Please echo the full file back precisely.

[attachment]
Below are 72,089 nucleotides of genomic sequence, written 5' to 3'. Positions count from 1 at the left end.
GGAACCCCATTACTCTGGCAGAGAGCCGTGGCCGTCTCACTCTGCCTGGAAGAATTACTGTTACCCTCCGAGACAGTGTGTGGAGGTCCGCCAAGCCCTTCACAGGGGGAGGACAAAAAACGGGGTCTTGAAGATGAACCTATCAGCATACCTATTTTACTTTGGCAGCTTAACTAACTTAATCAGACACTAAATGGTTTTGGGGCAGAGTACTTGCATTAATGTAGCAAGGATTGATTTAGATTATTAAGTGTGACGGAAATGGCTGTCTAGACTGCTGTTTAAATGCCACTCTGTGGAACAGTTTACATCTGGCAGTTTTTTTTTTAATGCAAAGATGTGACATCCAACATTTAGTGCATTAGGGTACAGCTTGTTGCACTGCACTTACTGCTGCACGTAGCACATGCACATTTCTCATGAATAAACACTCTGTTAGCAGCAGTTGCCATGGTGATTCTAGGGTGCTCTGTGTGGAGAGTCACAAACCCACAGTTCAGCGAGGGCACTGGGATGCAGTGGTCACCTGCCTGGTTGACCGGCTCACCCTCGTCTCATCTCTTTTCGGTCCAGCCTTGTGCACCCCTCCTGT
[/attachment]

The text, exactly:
Below are 72,089 nucleotides of genomic sequence, written 5' to 3'. Positions count from 1 at the left end.
GGAACCCCATTACTCTGGCAGAGAGCCGTGGCCGTCTCACTCTGCCTGGAAGAATTACTGTTACCCTCCGAGACAGTGTGTGGAGGTCCGCCAAGCCCTTCACAGGGGGAGGACAAAAAACGGGGTCTTGAAGATGAACCTATCAGCATACCTATTTTACTTTGGCAGCTTAACTAACTTAATCAGACACTAAATGGTTTTGGGGCAGAGTACTTGCATTAATGTAGCAAGGATTGATTTAGATTATTAAGTGTGACGGAAATGGCTGTCTAGACTGCTGTTTAAATGCCACTCTGTGGAACAGTTTACATCTGGCAGTTTTTTTTTTAATGCAAAGATGTGACATCCAACATTTAGTGCATTAGGGTACAGCTTGTTGCACTGCACTTACTGCTGCACGTAGCACATGCACATTTCTCATGAATAAACACTCTGTTAGCAGCAGTTGCCATGGTGATTCTAGGGTGCTCTGTGTGGAGAGTCACAAACCCACAGTTCAGCGAGGGCACTGGGATGCAGTGGTCACCTGCCTGGTTGACCGGCTCACCCTCGTCTCATCTCTTTTCGGTCCAGCCTTGTGCACCCCTCCTGT